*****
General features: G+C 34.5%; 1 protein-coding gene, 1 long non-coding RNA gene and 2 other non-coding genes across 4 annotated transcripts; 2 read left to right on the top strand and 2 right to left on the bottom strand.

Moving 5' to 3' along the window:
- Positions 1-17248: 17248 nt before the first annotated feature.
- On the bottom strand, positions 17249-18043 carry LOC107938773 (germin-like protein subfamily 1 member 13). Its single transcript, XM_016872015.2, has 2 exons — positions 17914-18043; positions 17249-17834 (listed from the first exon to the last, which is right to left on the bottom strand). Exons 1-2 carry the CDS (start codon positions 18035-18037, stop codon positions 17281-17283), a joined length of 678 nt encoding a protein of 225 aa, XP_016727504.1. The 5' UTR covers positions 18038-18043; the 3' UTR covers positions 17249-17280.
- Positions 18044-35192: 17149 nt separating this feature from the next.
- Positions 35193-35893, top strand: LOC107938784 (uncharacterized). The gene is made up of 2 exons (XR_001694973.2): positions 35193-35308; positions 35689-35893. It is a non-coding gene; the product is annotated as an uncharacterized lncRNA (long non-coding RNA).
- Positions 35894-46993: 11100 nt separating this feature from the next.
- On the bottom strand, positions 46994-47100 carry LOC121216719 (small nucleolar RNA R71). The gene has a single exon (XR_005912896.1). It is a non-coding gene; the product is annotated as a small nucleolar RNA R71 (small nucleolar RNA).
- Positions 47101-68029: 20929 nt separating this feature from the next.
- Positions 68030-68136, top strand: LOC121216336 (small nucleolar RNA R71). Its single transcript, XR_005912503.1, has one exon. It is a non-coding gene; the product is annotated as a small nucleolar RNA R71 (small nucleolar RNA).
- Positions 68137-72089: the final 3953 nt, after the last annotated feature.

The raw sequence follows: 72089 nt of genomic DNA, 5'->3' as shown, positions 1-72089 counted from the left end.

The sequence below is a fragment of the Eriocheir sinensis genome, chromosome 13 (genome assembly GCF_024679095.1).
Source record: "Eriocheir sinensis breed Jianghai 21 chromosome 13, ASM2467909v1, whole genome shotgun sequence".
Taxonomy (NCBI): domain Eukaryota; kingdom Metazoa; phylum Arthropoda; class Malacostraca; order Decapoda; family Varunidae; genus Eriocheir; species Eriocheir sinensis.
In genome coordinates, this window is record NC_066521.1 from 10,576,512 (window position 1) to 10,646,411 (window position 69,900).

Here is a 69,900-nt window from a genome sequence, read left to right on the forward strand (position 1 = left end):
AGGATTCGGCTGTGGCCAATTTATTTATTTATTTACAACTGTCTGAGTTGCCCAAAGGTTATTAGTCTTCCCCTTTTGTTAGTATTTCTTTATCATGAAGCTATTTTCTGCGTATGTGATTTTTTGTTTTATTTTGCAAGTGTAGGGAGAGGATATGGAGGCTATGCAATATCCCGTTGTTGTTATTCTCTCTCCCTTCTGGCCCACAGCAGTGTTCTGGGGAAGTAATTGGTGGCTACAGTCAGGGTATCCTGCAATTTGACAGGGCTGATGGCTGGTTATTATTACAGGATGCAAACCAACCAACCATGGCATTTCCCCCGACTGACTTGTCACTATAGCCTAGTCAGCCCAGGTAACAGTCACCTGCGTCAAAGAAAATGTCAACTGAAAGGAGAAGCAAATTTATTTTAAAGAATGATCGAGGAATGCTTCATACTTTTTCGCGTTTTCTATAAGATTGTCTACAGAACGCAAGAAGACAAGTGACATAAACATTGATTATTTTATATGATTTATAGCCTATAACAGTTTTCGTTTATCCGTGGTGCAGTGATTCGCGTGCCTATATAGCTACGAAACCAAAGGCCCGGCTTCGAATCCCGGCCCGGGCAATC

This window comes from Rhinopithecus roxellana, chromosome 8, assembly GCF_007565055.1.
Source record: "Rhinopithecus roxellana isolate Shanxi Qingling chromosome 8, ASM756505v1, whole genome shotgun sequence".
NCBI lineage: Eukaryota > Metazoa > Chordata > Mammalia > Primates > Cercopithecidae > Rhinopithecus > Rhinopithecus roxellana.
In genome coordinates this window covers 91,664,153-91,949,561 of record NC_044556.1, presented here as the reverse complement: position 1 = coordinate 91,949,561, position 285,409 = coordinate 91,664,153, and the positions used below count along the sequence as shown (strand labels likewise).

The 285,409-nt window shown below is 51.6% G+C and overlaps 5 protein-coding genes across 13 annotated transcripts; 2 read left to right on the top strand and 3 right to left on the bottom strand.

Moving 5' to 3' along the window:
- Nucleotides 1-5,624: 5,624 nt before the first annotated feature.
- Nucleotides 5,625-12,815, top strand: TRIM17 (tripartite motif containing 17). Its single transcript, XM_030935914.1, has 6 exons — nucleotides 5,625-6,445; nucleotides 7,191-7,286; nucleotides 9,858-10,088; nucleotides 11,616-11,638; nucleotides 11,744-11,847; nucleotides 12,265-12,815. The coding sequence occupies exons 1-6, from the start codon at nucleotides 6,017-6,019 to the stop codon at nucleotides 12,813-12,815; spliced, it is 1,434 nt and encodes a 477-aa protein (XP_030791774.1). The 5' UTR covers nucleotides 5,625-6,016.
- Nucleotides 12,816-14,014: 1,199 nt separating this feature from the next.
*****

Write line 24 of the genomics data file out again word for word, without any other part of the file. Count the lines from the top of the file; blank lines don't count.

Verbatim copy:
Moving 5' to 3' along the window: